As has been widely reported, HM Revenue & Customs (HMRC) admitted having lost two CDs containing the personal and banking data of all child benefit claimants. This affected about 25 million people, putting them at risk of identify theft and fraud.

The Government intends to create numerous databases that will centralise information about our identity, education, social welfare and health. Although personalising our data may facilitate the provision of better services, there are significant privacy implications arising out of the consolidation of these databases: for example, health information about children is to be used to predict criminal behaviour.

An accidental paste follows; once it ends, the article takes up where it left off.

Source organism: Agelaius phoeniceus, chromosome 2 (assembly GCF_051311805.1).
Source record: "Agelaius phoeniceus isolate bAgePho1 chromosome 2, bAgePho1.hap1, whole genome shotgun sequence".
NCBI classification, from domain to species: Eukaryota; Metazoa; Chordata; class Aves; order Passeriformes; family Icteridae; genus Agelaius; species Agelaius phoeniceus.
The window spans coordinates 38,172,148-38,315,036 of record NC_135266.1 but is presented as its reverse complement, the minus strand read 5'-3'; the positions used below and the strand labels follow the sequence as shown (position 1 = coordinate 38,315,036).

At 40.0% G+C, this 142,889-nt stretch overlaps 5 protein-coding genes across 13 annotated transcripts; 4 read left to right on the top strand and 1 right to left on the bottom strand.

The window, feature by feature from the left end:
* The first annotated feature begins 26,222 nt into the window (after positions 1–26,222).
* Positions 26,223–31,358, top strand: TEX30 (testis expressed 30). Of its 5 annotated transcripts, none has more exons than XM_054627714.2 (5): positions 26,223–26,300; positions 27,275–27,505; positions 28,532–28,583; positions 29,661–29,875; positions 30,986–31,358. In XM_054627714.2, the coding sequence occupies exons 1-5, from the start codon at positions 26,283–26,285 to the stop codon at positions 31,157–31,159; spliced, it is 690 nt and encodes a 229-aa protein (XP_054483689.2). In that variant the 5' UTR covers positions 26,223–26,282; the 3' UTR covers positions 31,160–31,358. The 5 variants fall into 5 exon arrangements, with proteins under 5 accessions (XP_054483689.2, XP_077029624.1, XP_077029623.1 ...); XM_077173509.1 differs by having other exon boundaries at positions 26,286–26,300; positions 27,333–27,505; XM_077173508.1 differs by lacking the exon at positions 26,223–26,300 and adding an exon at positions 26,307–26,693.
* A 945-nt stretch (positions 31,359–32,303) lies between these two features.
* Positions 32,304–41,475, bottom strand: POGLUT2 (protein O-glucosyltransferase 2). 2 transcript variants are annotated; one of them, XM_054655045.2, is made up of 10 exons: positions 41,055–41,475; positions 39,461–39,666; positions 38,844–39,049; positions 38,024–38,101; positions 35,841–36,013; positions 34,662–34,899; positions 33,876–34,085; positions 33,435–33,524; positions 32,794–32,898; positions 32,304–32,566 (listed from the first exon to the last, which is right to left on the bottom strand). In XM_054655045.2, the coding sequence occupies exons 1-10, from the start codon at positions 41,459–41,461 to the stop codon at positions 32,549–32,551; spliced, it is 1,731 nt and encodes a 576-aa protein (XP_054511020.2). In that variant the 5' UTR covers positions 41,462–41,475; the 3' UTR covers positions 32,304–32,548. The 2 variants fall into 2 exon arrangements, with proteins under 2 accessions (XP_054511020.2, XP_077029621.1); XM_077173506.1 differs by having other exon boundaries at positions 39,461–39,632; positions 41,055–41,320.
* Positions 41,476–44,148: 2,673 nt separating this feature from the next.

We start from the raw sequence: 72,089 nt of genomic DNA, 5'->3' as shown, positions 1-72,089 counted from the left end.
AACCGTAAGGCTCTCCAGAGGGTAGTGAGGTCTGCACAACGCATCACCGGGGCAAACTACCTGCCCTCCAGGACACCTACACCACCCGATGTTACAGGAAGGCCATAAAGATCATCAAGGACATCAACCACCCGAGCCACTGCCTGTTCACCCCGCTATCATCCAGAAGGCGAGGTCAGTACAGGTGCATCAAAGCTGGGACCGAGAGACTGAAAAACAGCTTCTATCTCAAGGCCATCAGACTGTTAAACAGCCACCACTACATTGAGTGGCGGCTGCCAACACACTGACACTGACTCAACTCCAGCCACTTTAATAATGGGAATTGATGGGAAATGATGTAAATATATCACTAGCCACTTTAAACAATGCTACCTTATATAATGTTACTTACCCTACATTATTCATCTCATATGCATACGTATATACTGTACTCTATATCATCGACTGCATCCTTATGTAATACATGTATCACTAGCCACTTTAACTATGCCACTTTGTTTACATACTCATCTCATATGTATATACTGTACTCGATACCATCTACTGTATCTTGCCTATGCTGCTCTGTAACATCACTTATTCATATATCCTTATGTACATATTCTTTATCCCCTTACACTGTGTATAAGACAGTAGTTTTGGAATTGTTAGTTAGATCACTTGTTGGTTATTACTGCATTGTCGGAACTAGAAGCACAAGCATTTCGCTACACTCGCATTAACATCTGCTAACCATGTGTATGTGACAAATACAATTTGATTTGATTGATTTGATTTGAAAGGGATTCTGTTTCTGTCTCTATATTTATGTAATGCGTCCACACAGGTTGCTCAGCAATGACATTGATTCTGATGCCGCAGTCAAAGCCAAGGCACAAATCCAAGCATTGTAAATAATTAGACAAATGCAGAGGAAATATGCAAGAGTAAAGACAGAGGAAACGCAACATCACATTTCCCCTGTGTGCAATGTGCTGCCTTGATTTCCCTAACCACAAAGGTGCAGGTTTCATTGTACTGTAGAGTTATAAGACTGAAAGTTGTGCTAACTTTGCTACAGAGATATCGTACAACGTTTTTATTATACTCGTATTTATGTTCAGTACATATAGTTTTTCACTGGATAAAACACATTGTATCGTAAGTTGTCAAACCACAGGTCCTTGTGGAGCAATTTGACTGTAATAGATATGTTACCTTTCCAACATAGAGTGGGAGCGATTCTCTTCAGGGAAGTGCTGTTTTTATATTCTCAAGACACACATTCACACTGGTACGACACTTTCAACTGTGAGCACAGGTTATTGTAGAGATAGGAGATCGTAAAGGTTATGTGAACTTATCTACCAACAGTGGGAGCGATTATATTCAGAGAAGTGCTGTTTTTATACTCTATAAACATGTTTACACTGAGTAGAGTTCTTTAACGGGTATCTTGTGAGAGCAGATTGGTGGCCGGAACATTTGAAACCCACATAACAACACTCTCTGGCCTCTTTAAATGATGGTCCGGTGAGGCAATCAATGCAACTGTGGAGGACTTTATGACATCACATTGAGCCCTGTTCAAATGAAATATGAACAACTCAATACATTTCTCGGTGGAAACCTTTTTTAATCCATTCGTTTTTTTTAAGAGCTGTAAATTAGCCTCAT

The HMRC incident prompted the House of Commons Justice Committee to produce a report on the Protection of Private Data. The report made three recommendations: (i) data security breaches must be reported; (ii) there should be criminal sanctions against “data controllers” responsible for security breaches; and (iii) the Information Commissioner should have better funding and new powers of inspection and audit.

The report emphasised the urgent need to recognise the risks arising out of the sharing of personal data between government departments. Now that an unprecedented amount of information is being collected and maintained by the authorities, a debate about privacy and data protection is long overdue.